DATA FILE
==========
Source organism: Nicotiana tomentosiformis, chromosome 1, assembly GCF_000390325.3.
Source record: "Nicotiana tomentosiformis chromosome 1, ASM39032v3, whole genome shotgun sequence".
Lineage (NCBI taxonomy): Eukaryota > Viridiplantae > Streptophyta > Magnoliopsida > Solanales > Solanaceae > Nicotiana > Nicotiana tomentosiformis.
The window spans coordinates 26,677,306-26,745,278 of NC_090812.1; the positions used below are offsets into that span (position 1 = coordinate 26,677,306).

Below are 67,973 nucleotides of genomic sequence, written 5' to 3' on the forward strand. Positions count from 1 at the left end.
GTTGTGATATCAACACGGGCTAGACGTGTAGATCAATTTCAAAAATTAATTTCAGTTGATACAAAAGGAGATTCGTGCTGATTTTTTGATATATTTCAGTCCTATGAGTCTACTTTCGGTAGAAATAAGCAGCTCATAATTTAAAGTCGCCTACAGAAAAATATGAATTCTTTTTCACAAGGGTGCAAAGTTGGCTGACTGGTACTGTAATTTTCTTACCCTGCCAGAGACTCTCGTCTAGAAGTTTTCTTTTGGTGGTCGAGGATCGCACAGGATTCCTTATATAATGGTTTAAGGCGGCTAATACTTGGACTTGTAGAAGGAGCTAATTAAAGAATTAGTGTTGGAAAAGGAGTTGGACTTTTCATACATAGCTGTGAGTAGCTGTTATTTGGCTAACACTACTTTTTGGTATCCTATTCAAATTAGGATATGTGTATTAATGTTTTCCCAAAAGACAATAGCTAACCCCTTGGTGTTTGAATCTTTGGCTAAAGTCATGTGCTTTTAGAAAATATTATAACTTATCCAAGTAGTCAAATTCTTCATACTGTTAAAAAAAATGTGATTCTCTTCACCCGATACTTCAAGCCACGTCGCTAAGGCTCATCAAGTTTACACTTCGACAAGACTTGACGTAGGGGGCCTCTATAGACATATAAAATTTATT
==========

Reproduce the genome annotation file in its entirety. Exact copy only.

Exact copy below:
Source organism: Nicotiana tomentosiformis, chromosome 1, assembly GCF_000390325.3.
Source record: "Nicotiana tomentosiformis chromosome 1, ASM39032v3, whole genome shotgun sequence".
Lineage (NCBI taxonomy): Eukaryota > Viridiplantae > Streptophyta > Magnoliopsida > Solanales > Solanaceae > Nicotiana > Nicotiana tomentosiformis.
The window spans coordinates 26,677,306-26,745,278 of NC_090812.1; the positions used below are offsets into that span (position 1 = coordinate 26,677,306).

Below are 67,973 nucleotides of genomic sequence, written 5' to 3' on the forward strand. Positions count from 1 at the left end.
GTTGTGATATCAACACGGGCTAGACGTGTAGATCAATTTCAAAAATTAATTTCAGTTGATACAAAAGGAGATTCGTGCTGATTTTTTGATATATTTCAGTCCTATGAGTCTACTTTCGGTAGAAATAAGCAGCTCATAATTTAAAGTCGCCTACAGAAAAATATGAATTCTTTTTCACAAGGGTGCAAAGTTGGCTGACTGGTACTGTAATTTTCTTACCCTGCCAGAGACTCTCGTCTAGAAGTTTTCTTTTGGTGGTCGAGGATCGCACAGGATTCCTTATATAATGGTTTAAGGCGGCTAATACTTGGACTTGTAGAAGGAGCTAATTAAAGAATTAGTGTTGGAAAAGGAGTTGGACTTTTCATACATAGCTGTGAGTAGCTGTTATTTGGCTAACACTACTTTTTGGTATCCTATTCAAATTAGGATATGTGTATTAATGTTTTCCCAAAAGACAATAGCTAACCCCTTGGTGTTTGAATCTTTGGCTAAAGTCATGTGCTTTTAGAAAATATTATAACTTATCCAAGTAGTCAAATTCTTCATACTGTTAAAAAAAATGTGATTCTCTTCACCCGATACTTCAAGCCACGTCGCTAAGGCTCATCAAGTTTACACTTCGACAAGACTTGACGTAGGGGGCCTCTATAGACATATAAAATTTATT